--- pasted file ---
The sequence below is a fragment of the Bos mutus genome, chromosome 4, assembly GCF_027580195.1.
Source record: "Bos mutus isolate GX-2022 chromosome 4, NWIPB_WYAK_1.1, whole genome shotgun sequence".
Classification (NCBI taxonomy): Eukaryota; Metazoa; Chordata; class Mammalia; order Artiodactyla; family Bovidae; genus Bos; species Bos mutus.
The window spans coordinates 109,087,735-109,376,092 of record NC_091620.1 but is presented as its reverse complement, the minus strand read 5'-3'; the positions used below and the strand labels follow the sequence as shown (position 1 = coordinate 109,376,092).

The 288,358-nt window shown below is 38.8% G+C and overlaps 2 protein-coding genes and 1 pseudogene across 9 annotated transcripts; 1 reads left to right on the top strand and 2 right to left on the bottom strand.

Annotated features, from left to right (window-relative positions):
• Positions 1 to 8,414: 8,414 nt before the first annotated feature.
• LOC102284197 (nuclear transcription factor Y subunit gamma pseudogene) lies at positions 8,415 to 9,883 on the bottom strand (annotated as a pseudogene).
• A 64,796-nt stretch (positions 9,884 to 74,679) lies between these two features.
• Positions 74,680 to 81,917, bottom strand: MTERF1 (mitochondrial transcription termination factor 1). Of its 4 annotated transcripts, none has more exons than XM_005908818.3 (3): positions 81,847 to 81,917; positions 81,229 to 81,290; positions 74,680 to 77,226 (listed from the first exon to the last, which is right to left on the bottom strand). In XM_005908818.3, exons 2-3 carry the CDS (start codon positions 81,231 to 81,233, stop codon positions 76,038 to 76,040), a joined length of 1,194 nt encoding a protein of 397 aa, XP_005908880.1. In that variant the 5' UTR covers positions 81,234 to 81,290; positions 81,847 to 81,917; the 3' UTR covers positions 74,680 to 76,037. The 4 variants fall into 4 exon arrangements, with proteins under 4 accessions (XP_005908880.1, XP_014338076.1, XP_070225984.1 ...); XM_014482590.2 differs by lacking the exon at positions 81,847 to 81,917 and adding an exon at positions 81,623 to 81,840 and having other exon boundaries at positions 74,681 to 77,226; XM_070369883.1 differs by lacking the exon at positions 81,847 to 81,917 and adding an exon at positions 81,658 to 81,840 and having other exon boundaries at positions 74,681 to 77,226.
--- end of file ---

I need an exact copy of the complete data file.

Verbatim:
The sequence below is a fragment of the Bos mutus genome, chromosome 4, assembly GCF_027580195.1.
Source record: "Bos mutus isolate GX-2022 chromosome 4, NWIPB_WYAK_1.1, whole genome shotgun sequence".
Classification (NCBI taxonomy): Eukaryota; Metazoa; Chordata; class Mammalia; order Artiodactyla; family Bovidae; genus Bos; species Bos mutus.
The window spans coordinates 109,087,735-109,376,092 of record NC_091620.1 but is presented as its reverse complement, the minus strand read 5'-3'; the positions used below and the strand labels follow the sequence as shown (position 1 = coordinate 109,376,092).

The 288,358-nt window shown below is 38.8% G+C and overlaps 2 protein-coding genes and 1 pseudogene across 9 annotated transcripts; 1 reads left to right on the top strand and 2 right to left on the bottom strand.

Annotated features, from left to right (window-relative positions):
• Positions 1 to 8,414: 8,414 nt before the first annotated feature.
• LOC102284197 (nuclear transcription factor Y subunit gamma pseudogene) lies at positions 8,415 to 9,883 on the bottom strand (annotated as a pseudogene).
• A 64,796-nt stretch (positions 9,884 to 74,679) lies between these two features.
• Positions 74,680 to 81,917, bottom strand: MTERF1 (mitochondrial transcription termination factor 1). Of its 4 annotated transcripts, none has more exons than XM_005908818.3 (3): positions 81,847 to 81,917; positions 81,229 to 81,290; positions 74,680 to 77,226 (listed from the first exon to the last, which is right to left on the bottom strand). In XM_005908818.3, exons 2-3 carry the CDS (start codon positions 81,231 to 81,233, stop codon positions 76,038 to 76,040), a joined length of 1,194 nt encoding a protein of 397 aa, XP_005908880.1. In that variant the 5' UTR covers positions 81,234 to 81,290; positions 81,847 to 81,917; the 3' UTR covers positions 74,680 to 76,037. The 4 variants fall into 4 exon arrangements, with proteins under 4 accessions (XP_005908880.1, XP_014338076.1, XP_070225984.1 ...); XM_014482590.2 differs by lacking the exon at positions 81,847 to 81,917 and adding an exon at positions 81,623 to 81,840 and having other exon boundaries at positions 74,681 to 77,226; XM_070369883.1 differs by lacking the exon at positions 81,847 to 81,917 and adding an exon at positions 81,658 to 81,840 and having other exon boundaries at positions 74,681 to 77,226.